Edit->Edit_gerber/drill_drill_setup_info page Gerber parameters and Drill parameters to 2, 4, inches, leading, Integer. Not sure why I needed the .gpi and .dri files. Don't know what they are.
However, my x and y coordinates for the corner of the board in Eagle Layout is 0.0 but in VIEWplot x is about +0.15 inches, and my Y-coordinate is +0.01 inches. Is this normal? Looks like it moved the board over to make room for the USB connector overhang, which doesn't even show up in the VIEWplot drawing.
I am running Eagle 5.11.0 Light; and VIEWplot v1.5 Build ver. 1.50.1081 with latest patches applied in Windows XP. Anyone know if those X and Y coordinate offsets are a problem for the fab house? Is it going to cut the board at 0,0 or where my board layout starts at 0.15,0.01?
Until the images are fixed permanently, joshie's comment from Lecture #8 works on this page as well.
Why am I not seeing the pictures in these tutorials?
Agreed, pictures need to get fixed.
Easy everyone... We're trying to fix the problems. We moved to a cloudfront and a lot of the old links to our pictures got messed up. We're manually trying to fix everything, please be patient while we get all of this fixed.
Second that... this is ridiculous.
I just want to say thank you for these tutorials. With no prior knowledge of electronics (other than licking a 9V battery shocks you), I was able to follow these tutorials and create my own PCB. This stuff is really interesting, and thanks to your tutorials it has inspired me to major in EE, thank you sparkfun :)
Check out a cool video I made of my first PCB in action!
Would be great to see a tutorial on setting up board layers for those who would like to make a board that requires more than two layers.
While most people are going to send Gerber files to PC houses and have the boards made for them Eagle is also useful if you want to etch your own boards. You can select just the bottom or top layer and the PAD layer as visible and then print the board 1:1 onto a 'press-n-peel' iron on transfer sheet or onto a clear plastic sheet for photo resist. The bottom layer is printed by Eagle as viewed THOUGH the board from the top so it is already a mirror image. You must select the 'mirror' option to print the top layer. Doing a double layer board is tricky in aligning the two transfers so most home PC makers will probably just do single sided boards (bottom layer only) for through hole parts. Of course if you add SMT parts into the mix your board may have to be a top side or doubled sided board. A compromise is to use through hole parts for connectors, jumper blocks, or anything that physically 'mounts' to the board or must be visible from the top (LED's or displays). SMT parts can be used for most everything else and soldered to the bottom (use standoffs!)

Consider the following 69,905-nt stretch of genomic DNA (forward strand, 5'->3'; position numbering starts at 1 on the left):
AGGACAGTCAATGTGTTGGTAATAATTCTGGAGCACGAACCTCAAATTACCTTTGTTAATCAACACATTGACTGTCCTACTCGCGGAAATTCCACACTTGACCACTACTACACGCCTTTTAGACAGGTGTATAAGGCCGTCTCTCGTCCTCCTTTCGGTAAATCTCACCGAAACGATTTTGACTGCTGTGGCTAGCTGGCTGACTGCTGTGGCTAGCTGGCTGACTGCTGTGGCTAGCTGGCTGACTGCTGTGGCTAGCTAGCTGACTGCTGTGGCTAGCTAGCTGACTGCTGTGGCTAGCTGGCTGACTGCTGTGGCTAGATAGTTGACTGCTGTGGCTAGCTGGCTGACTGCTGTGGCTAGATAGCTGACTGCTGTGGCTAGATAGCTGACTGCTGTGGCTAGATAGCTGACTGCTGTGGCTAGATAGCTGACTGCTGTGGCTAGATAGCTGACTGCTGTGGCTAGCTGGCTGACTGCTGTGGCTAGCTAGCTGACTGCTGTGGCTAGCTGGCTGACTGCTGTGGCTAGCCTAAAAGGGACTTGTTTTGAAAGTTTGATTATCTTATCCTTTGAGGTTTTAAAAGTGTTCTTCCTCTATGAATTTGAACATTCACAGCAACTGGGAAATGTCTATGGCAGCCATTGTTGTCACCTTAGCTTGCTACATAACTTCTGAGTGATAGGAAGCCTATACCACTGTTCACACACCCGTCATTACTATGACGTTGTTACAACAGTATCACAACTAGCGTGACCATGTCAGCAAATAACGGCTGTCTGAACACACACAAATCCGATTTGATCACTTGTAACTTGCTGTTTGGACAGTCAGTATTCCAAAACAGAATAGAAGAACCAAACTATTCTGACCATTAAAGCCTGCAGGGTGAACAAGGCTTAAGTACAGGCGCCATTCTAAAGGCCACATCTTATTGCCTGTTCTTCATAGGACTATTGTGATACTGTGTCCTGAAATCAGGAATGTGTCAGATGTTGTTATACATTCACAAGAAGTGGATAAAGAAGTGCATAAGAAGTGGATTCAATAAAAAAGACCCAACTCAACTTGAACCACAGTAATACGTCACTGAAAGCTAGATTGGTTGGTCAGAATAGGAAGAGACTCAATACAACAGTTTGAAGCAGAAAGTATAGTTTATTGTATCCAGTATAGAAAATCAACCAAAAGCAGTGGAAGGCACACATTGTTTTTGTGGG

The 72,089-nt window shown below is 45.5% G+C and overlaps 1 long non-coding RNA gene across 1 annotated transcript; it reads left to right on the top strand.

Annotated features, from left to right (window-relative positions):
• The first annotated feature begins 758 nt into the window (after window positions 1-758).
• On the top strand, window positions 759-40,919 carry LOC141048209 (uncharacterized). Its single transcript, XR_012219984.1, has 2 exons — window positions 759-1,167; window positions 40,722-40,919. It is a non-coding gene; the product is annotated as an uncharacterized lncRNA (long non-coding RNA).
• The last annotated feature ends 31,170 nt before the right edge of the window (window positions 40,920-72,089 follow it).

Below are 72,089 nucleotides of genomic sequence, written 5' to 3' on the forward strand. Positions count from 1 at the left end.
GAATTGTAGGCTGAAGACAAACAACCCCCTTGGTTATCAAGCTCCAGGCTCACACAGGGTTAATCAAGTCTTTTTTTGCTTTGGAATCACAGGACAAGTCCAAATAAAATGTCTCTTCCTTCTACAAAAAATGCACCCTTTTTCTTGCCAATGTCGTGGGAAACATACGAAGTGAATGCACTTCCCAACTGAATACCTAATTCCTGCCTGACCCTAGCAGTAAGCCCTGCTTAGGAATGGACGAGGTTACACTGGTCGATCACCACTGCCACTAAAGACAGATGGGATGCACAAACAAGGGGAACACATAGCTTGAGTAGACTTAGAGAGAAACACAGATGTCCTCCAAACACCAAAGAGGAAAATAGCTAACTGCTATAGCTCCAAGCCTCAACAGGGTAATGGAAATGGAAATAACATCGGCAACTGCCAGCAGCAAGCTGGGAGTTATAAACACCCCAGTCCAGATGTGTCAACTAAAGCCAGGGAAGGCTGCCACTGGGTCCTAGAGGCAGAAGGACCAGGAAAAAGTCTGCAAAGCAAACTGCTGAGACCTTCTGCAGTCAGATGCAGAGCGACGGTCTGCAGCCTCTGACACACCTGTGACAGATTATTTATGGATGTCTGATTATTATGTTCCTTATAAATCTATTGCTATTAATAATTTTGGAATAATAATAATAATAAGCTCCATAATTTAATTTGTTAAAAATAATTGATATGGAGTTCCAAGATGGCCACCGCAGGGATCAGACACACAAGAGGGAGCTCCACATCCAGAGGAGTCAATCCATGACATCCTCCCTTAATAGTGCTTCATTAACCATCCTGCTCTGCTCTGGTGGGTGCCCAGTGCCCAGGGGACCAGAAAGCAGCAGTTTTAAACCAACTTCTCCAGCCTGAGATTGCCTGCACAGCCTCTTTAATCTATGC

If you need to add jumpers to the board do this by switching layers and putting the jumpers on the top layer with vias. You won't actually be etching a top layer, but do print the top layer (with parts outlines) onto a sheet to iron onto the top layer of the board as a silkscreen to show where everything goes. You'll do this transfer AFTER etching and drilling the board.
I use a mix of Hydrogen Peroxide and HCL in a 2:1 ratio to etch my boards (pour one part HCL into two parts H2O2). HCL is sold at swimming pool supply stores as Muriatic acid for use in adjusting pool water PH.
Can anyone point me to a place that reviews PCB designs for functionality?
While I think I could follow this tutorial okay, with only the newb knowledge that I have of PCBs, I'd really like it if someone could look over my custom design before I sent it to a printer.
I've been playing around with a few board designs and I've submitted a few to batchpcb.com, but the prices they give seem to be ridiculous. I went through this process with the eagle layout files from one of the SparkFun buttonpads and uploaded it and batchpcb wanted nearly $50 for it. Am I doing something wrong or is this an issue of volume?
Most established PCB fabs charge the engineering fee of a new board with about US$50 for this size of 2 layer board, but the volume price of production board is another story.
If you want cheap price of this kind of initial board setup engineering fee, a professional prototype PCB fab or some small unestablished companies have much lower price, as minimal as about US$20, but mostly of worse quality, and you need luck to find a good one with low price.
Is it just me or have all the pictures disappeared?
It's not just you, we'll get those back up shortly.
"The first thing to do is correct the board outline. I don't know why Eagle slightly offsets the default border." Doesn't happen in the latest editions.
Quick question, what layer do you put the outline of the board on? Thank you.
I have been thinking on one of those "existential" problems, trying to figure out "where does the PCB manufactures cut the PCB"... the dimension outline have a width, my best guess it that they cut the PCB "in the middle" of the line, but I'm unsure of it. I'm using KiCAD and default PCB edge width is ~0.38mm.... not that it is huge, but PCB size would vary slightly if you were to cut inside, outside or in the middle of the line.
Can anyone share your experience on this? (just curious),
Very good tutorial. Thanks for the SFE library files. Helped a lot !
How to undo autorouter and redo it again?
You can type 'ripup' into the command line (or click the ripup icon,) then click the traces you want to re do.